The San Diego Wave take a big stride towards the future of women’s soccer

The Wave’s sell-out crowd smashed the National Women’s Soccer League attendance record in their first-ever match at Snapdragon Stadium


Jesse Gordon

San Diego Wave forward Jaedyn Shaw takes a selfie with fans following their 1-0 win against Angel City FC on Saturday, Sept. 17, 2022

by Madison Cadena, Contributor

San Diego Wave’s first-ever game at Snapdragon Stadium was one to remember.

The big game started at 7 p.m., but the festivities lasted all day long.

The San Diego community had been anticipating the opening of the stadium for a while and you could truly see the anticipation burst in the crowd. The Wave completely sold-out the stadium at 32,000 attendees, shattering the previous National Women’s Soccer League single-game attendance record of 25,218.

“The fact that this organization had the ambition of selling out this stadium for the first game,” Wave and NWSL leading-scorer Alex Morgan said. “That just shows the testament and what we are looking to do in the coming years since this is only our first year.”

The Wave played their Los Angeles rivals Angel City FC, and 17-year-old forward Jaedyn Shaw scored her third goal in three games, winning the game 1-0 for San Diego on Saturday, Sept. 17.

Shaw is now a major inspiration for young girls across the country whose dream is to play in the big leagues. 

This game brought so many people in the San Diego community together. People from all backgrounds came to celebrate the first-ever soccer game at the brand new Snapdragon Stadium.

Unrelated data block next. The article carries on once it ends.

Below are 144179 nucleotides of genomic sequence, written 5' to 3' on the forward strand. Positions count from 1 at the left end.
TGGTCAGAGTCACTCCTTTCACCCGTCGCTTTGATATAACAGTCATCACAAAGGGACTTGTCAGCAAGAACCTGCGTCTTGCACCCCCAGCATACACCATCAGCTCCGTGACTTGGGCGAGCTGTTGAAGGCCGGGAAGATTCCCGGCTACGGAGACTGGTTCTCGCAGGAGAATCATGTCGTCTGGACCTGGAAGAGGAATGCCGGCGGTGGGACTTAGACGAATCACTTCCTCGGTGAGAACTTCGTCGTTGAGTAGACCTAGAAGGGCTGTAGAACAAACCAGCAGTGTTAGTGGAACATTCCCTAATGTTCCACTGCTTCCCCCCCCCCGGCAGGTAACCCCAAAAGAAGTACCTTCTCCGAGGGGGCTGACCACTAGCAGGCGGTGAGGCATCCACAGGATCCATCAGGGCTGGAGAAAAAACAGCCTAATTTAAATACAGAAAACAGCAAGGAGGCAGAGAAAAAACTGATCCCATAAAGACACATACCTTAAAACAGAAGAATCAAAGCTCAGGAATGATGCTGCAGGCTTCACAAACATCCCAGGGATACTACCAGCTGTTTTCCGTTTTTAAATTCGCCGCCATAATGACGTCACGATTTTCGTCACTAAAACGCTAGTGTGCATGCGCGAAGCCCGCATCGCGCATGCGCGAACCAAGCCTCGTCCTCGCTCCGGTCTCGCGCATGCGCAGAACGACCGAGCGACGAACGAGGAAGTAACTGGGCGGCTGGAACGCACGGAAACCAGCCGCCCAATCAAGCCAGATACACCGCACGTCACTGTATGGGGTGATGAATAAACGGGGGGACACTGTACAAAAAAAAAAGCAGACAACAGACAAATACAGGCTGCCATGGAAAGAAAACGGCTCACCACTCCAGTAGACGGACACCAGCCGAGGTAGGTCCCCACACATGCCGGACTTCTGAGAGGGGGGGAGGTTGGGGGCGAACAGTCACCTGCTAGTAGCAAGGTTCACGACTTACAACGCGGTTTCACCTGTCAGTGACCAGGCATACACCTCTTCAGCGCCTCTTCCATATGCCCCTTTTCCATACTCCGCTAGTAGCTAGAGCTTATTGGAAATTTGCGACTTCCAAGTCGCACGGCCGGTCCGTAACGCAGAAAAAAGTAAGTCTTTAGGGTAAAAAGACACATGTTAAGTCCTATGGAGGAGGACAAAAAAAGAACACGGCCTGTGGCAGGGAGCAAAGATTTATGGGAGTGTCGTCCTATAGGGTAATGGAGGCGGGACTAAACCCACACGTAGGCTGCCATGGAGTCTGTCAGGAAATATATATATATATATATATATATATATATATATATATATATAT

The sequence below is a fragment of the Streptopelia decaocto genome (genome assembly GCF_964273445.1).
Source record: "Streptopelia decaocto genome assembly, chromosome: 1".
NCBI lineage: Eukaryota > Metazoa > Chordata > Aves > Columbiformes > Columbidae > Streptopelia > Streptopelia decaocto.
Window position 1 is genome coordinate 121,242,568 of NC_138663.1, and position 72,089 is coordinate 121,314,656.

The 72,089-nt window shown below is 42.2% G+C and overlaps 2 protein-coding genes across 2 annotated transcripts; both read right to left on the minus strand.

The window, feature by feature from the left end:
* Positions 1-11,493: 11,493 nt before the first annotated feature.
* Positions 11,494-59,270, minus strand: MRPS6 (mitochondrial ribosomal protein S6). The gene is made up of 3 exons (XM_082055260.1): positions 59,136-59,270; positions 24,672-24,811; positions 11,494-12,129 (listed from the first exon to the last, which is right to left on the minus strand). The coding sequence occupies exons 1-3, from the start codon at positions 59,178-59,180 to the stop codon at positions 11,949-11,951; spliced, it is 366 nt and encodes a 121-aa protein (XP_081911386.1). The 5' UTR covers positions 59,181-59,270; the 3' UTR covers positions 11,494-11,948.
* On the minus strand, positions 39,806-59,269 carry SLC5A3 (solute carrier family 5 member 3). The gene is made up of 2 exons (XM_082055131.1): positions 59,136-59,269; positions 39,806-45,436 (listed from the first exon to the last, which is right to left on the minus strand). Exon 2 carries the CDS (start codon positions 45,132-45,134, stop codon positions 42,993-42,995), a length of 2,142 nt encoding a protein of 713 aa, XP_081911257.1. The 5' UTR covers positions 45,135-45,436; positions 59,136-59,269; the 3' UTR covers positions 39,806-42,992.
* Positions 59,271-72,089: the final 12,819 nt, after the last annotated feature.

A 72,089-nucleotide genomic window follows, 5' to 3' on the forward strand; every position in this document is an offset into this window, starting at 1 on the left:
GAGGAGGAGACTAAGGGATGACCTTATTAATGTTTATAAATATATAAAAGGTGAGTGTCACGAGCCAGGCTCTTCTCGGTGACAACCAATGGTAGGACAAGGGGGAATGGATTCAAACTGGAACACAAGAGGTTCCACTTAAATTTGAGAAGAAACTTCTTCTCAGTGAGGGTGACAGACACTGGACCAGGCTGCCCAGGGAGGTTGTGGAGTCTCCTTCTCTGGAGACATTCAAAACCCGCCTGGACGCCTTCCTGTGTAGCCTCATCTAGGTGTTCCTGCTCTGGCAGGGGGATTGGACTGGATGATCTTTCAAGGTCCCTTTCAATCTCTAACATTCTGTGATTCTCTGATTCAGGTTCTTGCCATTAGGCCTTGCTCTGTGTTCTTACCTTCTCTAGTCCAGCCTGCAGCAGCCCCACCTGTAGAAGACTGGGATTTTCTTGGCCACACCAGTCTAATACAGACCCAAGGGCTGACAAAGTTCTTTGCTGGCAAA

This game was extremely important; not just for bringing the community together, but it truly showed the growth and future potential of women’s soccer in a year where even more strides have already been made. 

San Diego Wave forward Alex Morgan and Angel City FC forward Jun Endo watch as the ball leaves their area during San Diego Wave’s 1-0 victory over Angel City FC on Saturday, Sept. 17, 2022. (Jesse Gordon)

In February of this year, the United States women’s national team settled their equal pay lawsuit against the U.S. Soccer Federation for a total of $24 million. Then in early September, representatives of the women’s and men’s national teams officially signed their new collective bargaining agreements with the U.S. Soccer Federation which allows for equal pay through identical economic terms, including commercial revenue sharing and equal World Cup prize money.

Professional female soccer players were constantly being underpaid while their male counterparts were paid a higher amount. One of the main issues was the players’ bonuses, where the men’s players were paid thousands more in bonuses for reaching equivalent achievements as the women’s team. 

Women’s soccer has come a very long way and San Diego Wave Head Coach Casey Stoney said she believes so as well. 

“For many years I was told I couldn’t play, and now there are more opportunities than ever,” Stoney said. “If you can see it, you can be it.”

The San Diego Wave are currently coming to the end of their inaugural season. The Wave were founded on June 8, 2021 and are already top of the NWSL leaderboard with 34 points and two more games to go in the regular season. 

The 2022 NWSL playoffs will feature the top six teams at the end of the regular season, with the top two seeds earning a pass to the semifinals. The quarter finals are set to begin the weekend of Oct. 15-16 across CBS Sports Network and Paramount+.

Before then, the San Diego Wave will have to focus on their upcoming match against the Orlando Pride on Saturday Sept. 25. Then they close out their season against the North Carolina Courage on Friday, Sept. 30 in another opportunity to sell out Snapdragon Stadium.